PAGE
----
Tuesday, June 07, 2005
The manner in which China has pegged its currency to the dollar has caused much consternation in American business and political circles. It seems now that the "Yuan" question is even affecting the new CAFTA treaty and its implications for trade with countries in Central America.
NYTIMES: WASHINGTON (Reuters) - Republican leaders in the U.S. House of Representatives may have to back legislation prodding China toward a more flexible exchange rate as part of their efforts to attract votes for a free trade pact with Central America, House Ways and Means Committee Chairman Bill Thomas said on Tuesday.
It's become ``very difficult for (many lawmakers) to vote on a trade package without getting some kind of meaningful response on the issue of China. That needs to be considered as members are looking to commit themselves to an additional trade agreement,'' the California Republican told the U.S. Chamber of Commerce.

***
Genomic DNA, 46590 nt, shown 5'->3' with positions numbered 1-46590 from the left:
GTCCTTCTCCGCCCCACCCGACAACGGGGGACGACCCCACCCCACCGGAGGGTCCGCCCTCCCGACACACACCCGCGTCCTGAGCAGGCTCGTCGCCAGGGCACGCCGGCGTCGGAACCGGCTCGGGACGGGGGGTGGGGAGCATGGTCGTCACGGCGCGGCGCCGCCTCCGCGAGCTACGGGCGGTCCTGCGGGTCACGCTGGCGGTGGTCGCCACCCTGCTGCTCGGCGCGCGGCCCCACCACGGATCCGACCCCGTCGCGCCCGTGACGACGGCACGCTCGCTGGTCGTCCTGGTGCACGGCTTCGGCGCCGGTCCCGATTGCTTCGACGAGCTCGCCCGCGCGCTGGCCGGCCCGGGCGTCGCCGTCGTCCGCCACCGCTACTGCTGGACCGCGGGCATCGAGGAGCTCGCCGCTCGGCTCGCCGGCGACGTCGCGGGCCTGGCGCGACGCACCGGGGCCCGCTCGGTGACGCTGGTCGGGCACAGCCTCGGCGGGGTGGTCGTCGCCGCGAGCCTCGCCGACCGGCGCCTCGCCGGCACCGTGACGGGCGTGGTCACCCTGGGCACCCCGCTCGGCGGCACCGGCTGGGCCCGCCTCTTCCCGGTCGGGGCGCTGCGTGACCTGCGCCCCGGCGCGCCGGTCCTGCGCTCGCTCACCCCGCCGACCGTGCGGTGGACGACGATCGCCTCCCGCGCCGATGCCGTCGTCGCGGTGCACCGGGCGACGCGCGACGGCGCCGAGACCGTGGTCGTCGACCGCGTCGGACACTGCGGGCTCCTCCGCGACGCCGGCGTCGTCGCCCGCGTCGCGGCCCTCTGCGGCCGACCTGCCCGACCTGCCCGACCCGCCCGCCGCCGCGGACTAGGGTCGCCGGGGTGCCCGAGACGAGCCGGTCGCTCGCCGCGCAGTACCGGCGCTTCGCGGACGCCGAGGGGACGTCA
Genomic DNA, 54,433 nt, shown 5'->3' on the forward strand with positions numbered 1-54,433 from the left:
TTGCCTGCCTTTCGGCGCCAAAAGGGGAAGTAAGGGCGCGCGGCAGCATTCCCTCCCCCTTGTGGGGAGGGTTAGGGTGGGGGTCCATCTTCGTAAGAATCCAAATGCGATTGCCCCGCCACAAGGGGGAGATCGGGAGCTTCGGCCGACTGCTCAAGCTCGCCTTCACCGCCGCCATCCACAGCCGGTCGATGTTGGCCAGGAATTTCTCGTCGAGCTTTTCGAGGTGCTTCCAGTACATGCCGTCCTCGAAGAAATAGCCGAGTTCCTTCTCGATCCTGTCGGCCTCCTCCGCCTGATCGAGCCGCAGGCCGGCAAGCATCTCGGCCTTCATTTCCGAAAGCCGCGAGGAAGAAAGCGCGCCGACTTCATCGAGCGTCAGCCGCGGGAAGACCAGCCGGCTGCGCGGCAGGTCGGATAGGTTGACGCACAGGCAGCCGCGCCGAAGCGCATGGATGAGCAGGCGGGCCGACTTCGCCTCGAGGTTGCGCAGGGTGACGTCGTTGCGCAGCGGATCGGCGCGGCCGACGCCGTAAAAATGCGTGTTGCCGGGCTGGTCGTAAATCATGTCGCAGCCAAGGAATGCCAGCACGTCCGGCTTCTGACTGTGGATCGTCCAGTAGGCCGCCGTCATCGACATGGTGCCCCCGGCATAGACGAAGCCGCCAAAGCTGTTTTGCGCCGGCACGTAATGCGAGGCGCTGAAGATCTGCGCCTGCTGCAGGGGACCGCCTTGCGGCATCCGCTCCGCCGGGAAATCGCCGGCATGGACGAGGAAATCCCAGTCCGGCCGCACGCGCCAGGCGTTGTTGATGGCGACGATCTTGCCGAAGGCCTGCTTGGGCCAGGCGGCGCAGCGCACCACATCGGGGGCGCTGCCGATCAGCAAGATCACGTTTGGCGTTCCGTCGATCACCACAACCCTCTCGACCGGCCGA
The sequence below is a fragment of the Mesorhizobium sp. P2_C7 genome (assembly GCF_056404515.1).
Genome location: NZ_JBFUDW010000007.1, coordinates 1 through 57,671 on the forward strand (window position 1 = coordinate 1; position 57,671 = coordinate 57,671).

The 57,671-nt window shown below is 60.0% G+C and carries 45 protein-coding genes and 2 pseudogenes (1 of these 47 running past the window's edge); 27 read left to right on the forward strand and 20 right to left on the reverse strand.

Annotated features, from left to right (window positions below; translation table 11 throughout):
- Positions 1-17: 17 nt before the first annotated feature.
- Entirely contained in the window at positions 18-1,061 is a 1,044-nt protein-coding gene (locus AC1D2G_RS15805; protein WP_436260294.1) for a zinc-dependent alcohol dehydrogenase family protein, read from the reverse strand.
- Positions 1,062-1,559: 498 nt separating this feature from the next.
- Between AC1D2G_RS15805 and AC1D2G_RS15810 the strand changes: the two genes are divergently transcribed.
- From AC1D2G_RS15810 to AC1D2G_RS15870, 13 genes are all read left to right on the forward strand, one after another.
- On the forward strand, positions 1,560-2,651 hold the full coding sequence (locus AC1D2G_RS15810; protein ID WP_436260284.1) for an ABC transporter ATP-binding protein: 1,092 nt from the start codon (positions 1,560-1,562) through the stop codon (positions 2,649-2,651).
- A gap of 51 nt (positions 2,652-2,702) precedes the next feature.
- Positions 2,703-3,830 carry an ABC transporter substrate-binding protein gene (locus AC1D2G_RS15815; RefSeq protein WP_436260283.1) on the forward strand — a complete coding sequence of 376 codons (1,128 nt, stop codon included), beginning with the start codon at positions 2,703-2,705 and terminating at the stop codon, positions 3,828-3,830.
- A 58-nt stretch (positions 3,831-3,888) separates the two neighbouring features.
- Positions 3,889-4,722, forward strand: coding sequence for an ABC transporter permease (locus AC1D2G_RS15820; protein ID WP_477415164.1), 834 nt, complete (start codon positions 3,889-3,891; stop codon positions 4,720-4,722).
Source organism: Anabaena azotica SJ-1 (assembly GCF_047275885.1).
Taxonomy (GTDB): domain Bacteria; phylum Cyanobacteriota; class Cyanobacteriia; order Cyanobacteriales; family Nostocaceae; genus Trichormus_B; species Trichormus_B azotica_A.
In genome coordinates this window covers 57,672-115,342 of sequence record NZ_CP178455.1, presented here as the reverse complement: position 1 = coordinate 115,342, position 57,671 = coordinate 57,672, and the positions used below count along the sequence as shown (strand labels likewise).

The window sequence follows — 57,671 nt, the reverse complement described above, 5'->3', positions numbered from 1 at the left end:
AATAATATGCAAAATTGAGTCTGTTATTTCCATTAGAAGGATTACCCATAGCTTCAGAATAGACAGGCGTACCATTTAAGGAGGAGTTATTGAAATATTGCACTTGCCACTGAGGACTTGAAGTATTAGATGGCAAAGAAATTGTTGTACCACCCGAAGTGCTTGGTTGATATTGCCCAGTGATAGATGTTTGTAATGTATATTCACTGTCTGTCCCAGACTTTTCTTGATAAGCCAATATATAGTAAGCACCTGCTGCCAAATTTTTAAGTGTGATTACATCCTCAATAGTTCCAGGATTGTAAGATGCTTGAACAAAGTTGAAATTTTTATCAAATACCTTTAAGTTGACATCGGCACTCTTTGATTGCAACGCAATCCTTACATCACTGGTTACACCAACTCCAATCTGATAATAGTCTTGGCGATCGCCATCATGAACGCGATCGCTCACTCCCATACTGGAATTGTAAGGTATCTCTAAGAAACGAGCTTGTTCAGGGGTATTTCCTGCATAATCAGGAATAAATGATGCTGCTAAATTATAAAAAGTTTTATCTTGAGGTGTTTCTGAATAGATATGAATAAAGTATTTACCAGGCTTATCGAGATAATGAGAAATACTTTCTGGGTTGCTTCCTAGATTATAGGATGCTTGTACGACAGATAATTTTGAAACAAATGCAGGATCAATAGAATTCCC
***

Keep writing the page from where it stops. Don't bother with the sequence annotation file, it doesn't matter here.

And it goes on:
The Bush administration has been struggling to drum up votes for the U.S.-Central American Free Trade Agreement, or CAFTA, in the face of stiff opposition from unions, sugar farmers and many textile companies.
The pact would eliminate tariffs on U.S. exports to Costa Rica, El Salvador, Honduras, Guatemala, Nicaragua and the Dominican Republic, while locking in the trade preferences those countries are enjoy in the U.S. market.
Lawmakers are expected to begin work on CAFTA this month, in hopes of winning approval by the end of July.
Concern about the huge U.S. trade deficit with China -- which many lawmakers blame on Beijing's practice of pegging its currency at 8.28 yuan to the dollar -- has contributed to difficult environment in Congress for CAFTA.